# Thomas Simpson and Maxima and Minima - Least isosceles triangle circumscribing a circle

Author(s):
Michel Helfgott

To determine the dimensions of the least isosceles triangle ACD that can circumscribe a given circle (Example VI, p. 18).

Let $$O$$ be the center of the circle, with radius $$a$$, inscribed in the isosceles triangle ACD. Draw the altitude $$\overline{DB}$$ and let $$x = OD$$. We have $$\triangle DSO$$ is similar to $$\triangle DBC$$. Thus $$\frac{DS}{DB} = \frac{SO}{BC}$$. Hence

$$BC = \frac{(x + a)a}{\sqrt{x^2 - a^2}}$$,   so   $$area(x) = \frac{(x + a)^2 a}{\sqrt{x^2 - a^2}}$$.

Define

$$f(x) = \frac{(x + a)^4}{x^2 - a^2}$$,

which is the square of the area multiplied by $$\frac{1}{a^2}$$. Note that

$$f(x) = \frac{(x + a)^3}{x - a}$$   so   $$f'(x) = \frac{3(x + a)^2 (x - a) - (x + a)^3}{(x - a)^2}$$. The numerator will be zero when $$x = 2a$$. Therefore, the area attains its minimum at $$x = 2a$$. From the similarity of triangles $$\triangle DSO$$ and $$\triangle DBC$$, we get $$\frac{DC}{OD} = \frac{BC}{SO}$$. Thus $$DC = \frac{x \cdot BC}{a} = \frac{2a \cdot BC}{a} = 2BC = AC$$. In other words, the solution is to construct the equilateral triangle that circumscribes the given circle.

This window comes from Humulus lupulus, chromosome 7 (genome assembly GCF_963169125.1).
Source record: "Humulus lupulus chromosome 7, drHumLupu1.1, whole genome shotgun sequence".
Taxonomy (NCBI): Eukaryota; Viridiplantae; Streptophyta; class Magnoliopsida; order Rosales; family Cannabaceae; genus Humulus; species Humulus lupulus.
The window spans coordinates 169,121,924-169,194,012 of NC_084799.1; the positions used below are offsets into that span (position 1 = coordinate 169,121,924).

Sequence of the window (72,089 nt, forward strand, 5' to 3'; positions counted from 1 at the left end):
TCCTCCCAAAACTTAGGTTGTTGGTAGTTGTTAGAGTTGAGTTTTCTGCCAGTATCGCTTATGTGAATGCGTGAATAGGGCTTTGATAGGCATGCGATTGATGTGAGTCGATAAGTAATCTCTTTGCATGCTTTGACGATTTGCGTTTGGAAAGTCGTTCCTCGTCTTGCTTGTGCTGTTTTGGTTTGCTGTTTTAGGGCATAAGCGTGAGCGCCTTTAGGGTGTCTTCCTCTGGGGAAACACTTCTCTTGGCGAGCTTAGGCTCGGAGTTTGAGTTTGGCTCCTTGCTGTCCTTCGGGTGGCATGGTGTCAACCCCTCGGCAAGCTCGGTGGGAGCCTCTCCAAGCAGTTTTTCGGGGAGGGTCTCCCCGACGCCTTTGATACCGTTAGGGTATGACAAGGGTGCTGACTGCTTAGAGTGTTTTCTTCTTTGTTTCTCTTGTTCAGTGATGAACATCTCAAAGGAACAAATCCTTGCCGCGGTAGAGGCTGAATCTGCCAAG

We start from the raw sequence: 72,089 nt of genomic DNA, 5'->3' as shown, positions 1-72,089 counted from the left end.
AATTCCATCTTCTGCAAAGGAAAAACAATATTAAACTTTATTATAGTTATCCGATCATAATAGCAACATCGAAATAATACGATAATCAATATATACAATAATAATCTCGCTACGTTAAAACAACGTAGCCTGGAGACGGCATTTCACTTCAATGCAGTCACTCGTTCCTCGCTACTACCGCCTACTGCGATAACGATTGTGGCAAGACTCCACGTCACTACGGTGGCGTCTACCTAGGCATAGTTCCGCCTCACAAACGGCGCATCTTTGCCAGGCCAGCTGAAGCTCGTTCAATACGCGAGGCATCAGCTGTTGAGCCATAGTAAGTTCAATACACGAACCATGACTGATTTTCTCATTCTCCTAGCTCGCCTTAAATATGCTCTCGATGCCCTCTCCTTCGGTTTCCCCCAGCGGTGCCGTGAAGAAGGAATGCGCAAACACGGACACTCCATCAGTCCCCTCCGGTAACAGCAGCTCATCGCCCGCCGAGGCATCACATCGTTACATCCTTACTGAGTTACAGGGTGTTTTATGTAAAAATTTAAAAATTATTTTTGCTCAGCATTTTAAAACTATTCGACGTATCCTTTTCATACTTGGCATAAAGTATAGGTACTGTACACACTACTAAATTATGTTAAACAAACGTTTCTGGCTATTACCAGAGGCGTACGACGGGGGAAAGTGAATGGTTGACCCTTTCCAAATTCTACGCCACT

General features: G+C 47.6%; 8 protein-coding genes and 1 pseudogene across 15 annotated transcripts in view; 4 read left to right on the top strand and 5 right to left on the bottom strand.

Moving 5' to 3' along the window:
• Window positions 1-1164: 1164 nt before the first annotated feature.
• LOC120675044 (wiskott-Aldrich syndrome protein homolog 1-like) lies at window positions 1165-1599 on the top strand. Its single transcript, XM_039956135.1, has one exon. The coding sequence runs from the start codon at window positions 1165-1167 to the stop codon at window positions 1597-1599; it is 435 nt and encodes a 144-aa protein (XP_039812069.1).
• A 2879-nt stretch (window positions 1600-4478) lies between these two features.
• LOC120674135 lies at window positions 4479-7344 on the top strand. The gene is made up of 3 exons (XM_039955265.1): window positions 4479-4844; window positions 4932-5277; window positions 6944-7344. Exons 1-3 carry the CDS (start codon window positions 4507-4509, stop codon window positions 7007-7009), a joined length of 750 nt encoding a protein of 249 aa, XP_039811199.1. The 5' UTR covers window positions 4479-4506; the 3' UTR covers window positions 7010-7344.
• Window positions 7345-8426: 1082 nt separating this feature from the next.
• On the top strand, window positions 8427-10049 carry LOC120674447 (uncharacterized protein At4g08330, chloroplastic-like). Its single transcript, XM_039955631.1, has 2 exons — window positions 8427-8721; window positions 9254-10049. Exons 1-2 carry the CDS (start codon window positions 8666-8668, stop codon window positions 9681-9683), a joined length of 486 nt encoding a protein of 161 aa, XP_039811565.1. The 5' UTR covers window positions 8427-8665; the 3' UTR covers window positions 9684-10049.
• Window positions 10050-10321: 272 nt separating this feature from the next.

Remark: It is interesting to observe that Simpson implicitly assumes that the altitude $$BD$$ passes through the center of the circle. Undoubtedly, he believes that his readers are knowledgeable in geometry and will realize that the center of the inscribed circle is at the point of intersection of the angle bisectors of the given triangle. Because the latter is isosceles, $$\overline{BD}$$ is both an altitude and an angle bisector; thus $$\overline{BD}$$ goes through $$O$$.

Editor’s Note: This article was published in 2005.